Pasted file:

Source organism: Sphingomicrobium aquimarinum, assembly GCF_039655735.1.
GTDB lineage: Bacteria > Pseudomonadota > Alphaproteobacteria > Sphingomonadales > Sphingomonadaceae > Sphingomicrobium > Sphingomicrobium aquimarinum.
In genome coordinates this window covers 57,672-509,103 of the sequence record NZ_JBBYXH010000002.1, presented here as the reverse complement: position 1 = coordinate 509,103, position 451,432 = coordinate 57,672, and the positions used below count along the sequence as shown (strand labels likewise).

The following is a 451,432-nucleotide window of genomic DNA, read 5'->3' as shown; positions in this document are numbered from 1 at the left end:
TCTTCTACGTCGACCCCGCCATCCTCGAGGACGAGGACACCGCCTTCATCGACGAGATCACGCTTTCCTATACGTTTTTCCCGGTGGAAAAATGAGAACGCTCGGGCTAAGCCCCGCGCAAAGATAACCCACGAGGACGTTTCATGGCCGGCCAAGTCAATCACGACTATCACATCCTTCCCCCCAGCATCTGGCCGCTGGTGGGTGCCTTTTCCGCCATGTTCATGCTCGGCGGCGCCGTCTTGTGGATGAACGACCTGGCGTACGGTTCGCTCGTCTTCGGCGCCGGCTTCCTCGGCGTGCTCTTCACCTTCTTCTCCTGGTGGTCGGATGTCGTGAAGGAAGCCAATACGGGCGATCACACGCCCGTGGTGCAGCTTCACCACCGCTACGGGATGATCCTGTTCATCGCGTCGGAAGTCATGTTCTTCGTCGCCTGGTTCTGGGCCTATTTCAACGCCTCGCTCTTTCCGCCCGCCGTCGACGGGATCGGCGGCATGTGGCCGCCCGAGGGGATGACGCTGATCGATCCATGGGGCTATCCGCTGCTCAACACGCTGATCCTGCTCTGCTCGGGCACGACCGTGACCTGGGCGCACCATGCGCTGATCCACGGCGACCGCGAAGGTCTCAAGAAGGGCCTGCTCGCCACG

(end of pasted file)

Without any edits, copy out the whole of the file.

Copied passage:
Source organism: Sphingomicrobium aquimarinum, assembly GCF_039655735.1.
GTDB lineage: Bacteria > Pseudomonadota > Alphaproteobacteria > Sphingomonadales > Sphingomonadaceae > Sphingomicrobium > Sphingomicrobium aquimarinum.
In genome coordinates this window covers 57,672-509,103 of the sequence record NZ_JBBYXH010000002.1, presented here as the reverse complement: position 1 = coordinate 509,103, position 451,432 = coordinate 57,672, and the positions used below count along the sequence as shown (strand labels likewise).

The following is a 451,432-nucleotide window of genomic DNA, read 5'->3' as shown; positions in this document are numbered from 1 at the left end:
TCTTCTACGTCGACCCCGCCATCCTCGAGGACGAGGACACCGCCTTCATCGACGAGATCACGCTTTCCTATACGTTTTTCCCGGTGGAAAAATGAGAACGCTCGGGCTAAGCCCCGCGCAAAGATAACCCACGAGGACGTTTCATGGCCGGCCAAGTCAATCACGACTATCACATCCTTCCCCCCAGCATCTGGCCGCTGGTGGGTGCCTTTTCCGCCATGTTCATGCTCGGCGGCGCCGTCTTGTGGATGAACGACCTGGCGTACGGTTCGCTCGTCTTCGGCGCCGGCTTCCTCGGCGTGCTCTTCACCTTCTTCTCCTGGTGGTCGGATGTCGTGAAGGAAGCCAATACGGGCGATCACACGCCCGTGGTGCAGCTTCACCACCGCTACGGGATGATCCTGTTCATCGCGTCGGAAGTCATGTTCTTCGTCGCCTGGTTCTGGGCCTATTTCAACGCCTCGCTCTTTCCGCCCGCCGTCGACGGGATCGGCGGCATGTGGCCGCCCGAGGGGATGACGCTGATCGATCCATGGGGCTATCCGCTGCTCAACACGCTGATCCTGCTCTGCTCGGGCACGACCGTGACCTGGGCGCACCATGCGCTGATCCACGGCGACCGCGAAGGTCTCAAGAAGGGCCTGCTCGCCACG